A hallmark of pathogenic simian immunodeficiency virus (SIV) and human immunodeficiency virus (HIV) infections is the rapid and near-complete depletion of mucosal CD4+ T lymphocytes from the gastrointestinal tract. Loss of these cells and disruption of epithelial barrier function are associated with microbial translocation, which has been proposed to drive chronic systemic immune activation and disease progression. Here, we evaluate in rhesus macaques a novel attenuated variant of pathogenic SIVmac239, termed δGY, which contains a deletion of a Tyr and a proximal Gly from a highly conserved Yxxø trafficking motif in the envelope cytoplasmic tail. Compared to SIVmac239, δGY established a comparable acute peak of viremia but only transiently infected lamina propria and caused little or no acute depletion of mucosal CD4+ T cells and no detectable microbial translocation. Nonetheless, these animals developed T-cell activation and declining peripheral blood CD4+ T cells and ultimately progressed with clinical or pathological features of AIDS. δGY-infected animals also showed no infection of macrophages or central nervous system tissues even in late-stage disease. Although the δGY mutation persisted, novel mutations evolved, including the formation of new Yxxø motifs in two of four animals. These findings indicate that disruption of this trafficking motif by the δGY mutation leads to a striking alteration in anatomic distribution of virus with sparing of lamina propria and a lack of microbial translocation. Because these animals exhibited wild-type levels of acute viremia and immune activation, our findings indicate that these pathological events are dissociable and that immune activation unrelated to gut damage can be sufficient for the development of AIDS.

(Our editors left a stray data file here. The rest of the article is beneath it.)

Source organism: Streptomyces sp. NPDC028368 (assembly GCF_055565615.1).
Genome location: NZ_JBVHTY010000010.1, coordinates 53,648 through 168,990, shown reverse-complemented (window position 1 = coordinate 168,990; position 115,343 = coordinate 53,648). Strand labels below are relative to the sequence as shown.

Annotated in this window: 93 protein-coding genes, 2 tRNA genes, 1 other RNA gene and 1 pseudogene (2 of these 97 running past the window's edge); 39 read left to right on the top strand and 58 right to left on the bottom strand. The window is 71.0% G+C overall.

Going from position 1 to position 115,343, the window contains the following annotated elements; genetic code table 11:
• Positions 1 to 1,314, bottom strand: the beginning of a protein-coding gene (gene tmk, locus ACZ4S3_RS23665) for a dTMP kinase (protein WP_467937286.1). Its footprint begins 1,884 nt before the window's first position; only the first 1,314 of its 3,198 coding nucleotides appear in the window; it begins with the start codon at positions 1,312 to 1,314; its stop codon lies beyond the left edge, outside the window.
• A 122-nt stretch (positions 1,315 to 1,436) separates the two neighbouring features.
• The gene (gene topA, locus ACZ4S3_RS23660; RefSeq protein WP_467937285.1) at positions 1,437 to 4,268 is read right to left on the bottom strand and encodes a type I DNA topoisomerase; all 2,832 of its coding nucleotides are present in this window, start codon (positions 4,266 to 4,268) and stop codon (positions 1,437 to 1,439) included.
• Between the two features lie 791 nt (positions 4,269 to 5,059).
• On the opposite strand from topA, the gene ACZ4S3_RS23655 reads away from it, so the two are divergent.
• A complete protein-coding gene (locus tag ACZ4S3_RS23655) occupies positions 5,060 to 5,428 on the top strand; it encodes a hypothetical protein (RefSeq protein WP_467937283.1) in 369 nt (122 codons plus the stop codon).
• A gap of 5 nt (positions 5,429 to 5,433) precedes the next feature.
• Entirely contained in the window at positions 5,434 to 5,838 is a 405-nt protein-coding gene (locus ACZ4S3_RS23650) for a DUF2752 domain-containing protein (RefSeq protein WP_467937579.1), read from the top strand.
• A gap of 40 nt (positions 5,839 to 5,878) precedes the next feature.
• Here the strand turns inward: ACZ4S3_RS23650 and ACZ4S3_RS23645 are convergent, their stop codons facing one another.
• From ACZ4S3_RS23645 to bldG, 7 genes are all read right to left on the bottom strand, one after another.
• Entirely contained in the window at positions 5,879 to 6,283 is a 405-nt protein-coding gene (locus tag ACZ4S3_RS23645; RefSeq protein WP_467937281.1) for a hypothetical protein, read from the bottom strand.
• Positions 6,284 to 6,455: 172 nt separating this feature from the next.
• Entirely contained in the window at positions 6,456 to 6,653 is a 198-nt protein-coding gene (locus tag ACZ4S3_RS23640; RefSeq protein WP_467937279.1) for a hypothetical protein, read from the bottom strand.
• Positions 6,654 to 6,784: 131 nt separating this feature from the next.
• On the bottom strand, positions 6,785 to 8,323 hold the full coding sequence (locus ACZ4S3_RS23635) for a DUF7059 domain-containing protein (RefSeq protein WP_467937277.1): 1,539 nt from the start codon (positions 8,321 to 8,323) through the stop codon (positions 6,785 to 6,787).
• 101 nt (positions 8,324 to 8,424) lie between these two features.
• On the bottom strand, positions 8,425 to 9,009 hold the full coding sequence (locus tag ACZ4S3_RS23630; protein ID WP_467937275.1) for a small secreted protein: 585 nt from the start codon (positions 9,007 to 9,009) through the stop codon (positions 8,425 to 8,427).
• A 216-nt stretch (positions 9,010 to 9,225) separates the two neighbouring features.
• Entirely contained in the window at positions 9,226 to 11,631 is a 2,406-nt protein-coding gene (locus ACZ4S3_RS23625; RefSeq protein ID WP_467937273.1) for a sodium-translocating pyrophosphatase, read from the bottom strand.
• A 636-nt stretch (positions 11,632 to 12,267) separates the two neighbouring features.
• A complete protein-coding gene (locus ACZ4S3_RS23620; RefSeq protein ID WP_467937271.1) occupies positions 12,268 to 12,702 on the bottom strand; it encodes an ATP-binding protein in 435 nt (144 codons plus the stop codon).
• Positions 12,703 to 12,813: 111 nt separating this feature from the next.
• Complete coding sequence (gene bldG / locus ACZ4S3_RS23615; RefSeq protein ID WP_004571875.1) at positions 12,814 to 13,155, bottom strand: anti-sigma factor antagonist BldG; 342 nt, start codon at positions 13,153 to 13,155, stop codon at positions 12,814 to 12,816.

ASJC Scopus subject areas
- Insect Science